The three of us crossed the Birmingham Bridge together to the South Side. I remarked that the last time I did the Pittsburgh Marathon ten years ago, I was humbled by the uphill going into Oakland (in the other direction) on the bridge.

Birmingham Bridge to South Side

South Side and falling behind

The South Side was a total party scene, as might be expected.

Going east on Carson Street, I suddenly noticed at around mile 11 that I had lost one of my gloves. I had taken off my gloves earlier as it was getting warmer, and put them in my pockets, but just as I had lost my map because I hadn’t zipped my jacket pockets, I had now lost a glove. I apologized to my two companions and said I was turning back to find my glove if possible.

Luckily, my glove was just a block back, and a group of runners saw it and picked it up and gave it to me. But now my two companions were far away from me. I could still see them, but I didn’t want to run super fast just to catch them.

Three Rivers Heritage Trail and getting lost

I saw my companions turn onto the Three Rivers Heritage Trail. At this point, I no longer knew exactly what the rest of the route was for the last 8 miles. I knew that there was a water/gel stop at some point in the next 7 miles before the West End Bridge, but had no idea where it was!! I really didn’t want to miss the final water/gel stop, since that would mean going 8 miles without any water or fuel. Of course, I did have some money on me, so I could stop somewhere to refuel, but I didn’t really want to stop if I didn’t have to.

So now I’d run around 12 miles and my feet were definitely sore. It was a huge relief to be running on the trail, actually.

But then I made a mistake. I suddenly saw what seemed to be a water stop because a bunch of runners were gathering there. I approached and asked if it was the Steel City Road Runners water stop and they said no, it was Elite Runners and Walkers. They offered to give me some water anyway, but I declined, which was a mistake, because during the seconds I spent on this detour, I lost sight of my two companions!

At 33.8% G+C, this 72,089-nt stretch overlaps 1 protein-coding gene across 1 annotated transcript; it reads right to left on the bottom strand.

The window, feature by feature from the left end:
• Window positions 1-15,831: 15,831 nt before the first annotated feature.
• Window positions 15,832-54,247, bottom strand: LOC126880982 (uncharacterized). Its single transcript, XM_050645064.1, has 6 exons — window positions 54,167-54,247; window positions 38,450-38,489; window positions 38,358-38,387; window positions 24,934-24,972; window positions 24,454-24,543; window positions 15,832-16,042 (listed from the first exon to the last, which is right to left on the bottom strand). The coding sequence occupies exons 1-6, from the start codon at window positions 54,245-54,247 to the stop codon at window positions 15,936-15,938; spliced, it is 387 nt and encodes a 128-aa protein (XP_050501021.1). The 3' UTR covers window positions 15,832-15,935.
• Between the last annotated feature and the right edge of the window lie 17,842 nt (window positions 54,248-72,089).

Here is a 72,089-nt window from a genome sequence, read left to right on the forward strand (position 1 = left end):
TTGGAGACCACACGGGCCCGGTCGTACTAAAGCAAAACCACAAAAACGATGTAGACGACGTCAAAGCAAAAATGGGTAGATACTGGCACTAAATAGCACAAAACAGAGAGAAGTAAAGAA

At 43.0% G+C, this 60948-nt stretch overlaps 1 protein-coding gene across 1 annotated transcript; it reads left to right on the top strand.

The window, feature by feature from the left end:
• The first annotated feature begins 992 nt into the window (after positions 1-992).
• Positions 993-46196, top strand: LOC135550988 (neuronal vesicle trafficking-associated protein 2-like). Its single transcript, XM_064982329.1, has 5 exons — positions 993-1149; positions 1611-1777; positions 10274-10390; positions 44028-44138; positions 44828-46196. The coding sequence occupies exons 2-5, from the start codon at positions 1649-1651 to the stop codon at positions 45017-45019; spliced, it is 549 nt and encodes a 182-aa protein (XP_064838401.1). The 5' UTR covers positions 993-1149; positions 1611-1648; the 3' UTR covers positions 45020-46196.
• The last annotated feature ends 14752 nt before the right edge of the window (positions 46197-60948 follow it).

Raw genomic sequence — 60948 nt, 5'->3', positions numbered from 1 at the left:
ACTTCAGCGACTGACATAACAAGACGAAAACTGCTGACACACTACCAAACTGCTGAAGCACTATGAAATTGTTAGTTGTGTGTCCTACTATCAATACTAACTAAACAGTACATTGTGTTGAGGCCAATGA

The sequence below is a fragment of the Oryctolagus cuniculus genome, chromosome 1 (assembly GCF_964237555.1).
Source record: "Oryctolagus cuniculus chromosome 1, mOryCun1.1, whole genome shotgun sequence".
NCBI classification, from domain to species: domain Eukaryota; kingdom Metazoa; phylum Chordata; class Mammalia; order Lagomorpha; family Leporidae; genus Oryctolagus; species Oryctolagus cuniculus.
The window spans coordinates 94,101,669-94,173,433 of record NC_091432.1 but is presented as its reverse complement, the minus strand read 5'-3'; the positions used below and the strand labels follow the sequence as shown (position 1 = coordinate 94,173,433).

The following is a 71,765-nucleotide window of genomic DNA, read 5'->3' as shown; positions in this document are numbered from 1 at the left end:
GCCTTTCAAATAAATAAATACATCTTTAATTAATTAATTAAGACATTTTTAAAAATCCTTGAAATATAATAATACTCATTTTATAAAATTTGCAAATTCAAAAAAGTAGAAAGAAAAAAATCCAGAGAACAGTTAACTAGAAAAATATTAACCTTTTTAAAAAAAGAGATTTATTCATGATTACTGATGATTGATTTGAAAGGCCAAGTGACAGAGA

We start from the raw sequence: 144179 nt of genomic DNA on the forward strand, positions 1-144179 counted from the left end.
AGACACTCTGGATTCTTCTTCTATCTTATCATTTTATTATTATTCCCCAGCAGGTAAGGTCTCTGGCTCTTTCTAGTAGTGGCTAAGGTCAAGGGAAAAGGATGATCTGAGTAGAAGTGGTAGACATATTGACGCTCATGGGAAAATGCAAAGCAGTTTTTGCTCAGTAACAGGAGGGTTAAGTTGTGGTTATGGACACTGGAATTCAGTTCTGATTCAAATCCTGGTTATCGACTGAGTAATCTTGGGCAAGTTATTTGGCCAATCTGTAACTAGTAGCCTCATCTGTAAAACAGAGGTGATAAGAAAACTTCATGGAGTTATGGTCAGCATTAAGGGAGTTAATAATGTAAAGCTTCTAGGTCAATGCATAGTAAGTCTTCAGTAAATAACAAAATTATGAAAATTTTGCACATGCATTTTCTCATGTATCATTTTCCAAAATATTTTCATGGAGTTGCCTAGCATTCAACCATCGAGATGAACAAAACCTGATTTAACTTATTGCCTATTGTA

I kept on running on the trail but they were just gone, and I never saw them again.

Running to the West End Bridge

I just kept on running west, figuring I would eventually get to the West End Bridge. I went through Station Square and made it across the West End Bridge. Now, I had planned ahead of time to stop running shortly after crossing the West End Bridge, because it was going to be 16 miles then.

However, I started feeling cold, and so I did some run/walking east all the way back to the start. It was very lonely going the last 8 miles of the route alone.

Safe and warm

I made it back OK. I grabbed two energy bars and went inside to get warm and stretch and devour the two energy bars. My feet were totally killing me, but I had survived 18 miles on them in Vibram FiveFingers Bikila LS shoes. I still have no idea whether I can last a whole marathon in them.

My feet

Although my feet are sore, everything seems to be OK.

Franklin's feet

Vibram FiveFingers Bikila LS shoes

Franklin's soles of feet


On the Steel City Road Runners Facebook site is a photo album of the St. Patrick’s Day run.


I ran about 16 miles of the 18-mile route, as planned, but got lost, which I did not plan. I learned some lessons. In the future, I am zipping my jacket pockets, and I am also studying the printed map thoroughly before starting one of these runs. My super-sore feet have me worried about running the marathon in Vibram FiveFingers, so I will investigate alternatives. I’m still waiting for my order this week of Luna Sandals to come in.

Again, I’m thankful that Steel City Road Runners made it possible for me to do such a long run without feeling completely alone, and not having to haul all the water and fuel I needed during and after the run. Ten years ago when I was marathon training, I did carry along everything I needed, but it really is much nicer to simulate actual race conditions.

I am grateful that when I was done and called home, Abby baked a pizza for us to share when I got back. Fuel! Abby has been understanding and supportive during my training for the Pittsburgh Marathon. She thinks it’s a crazy thing to do, and it is, but I want to do it this once again while I have the opportunity.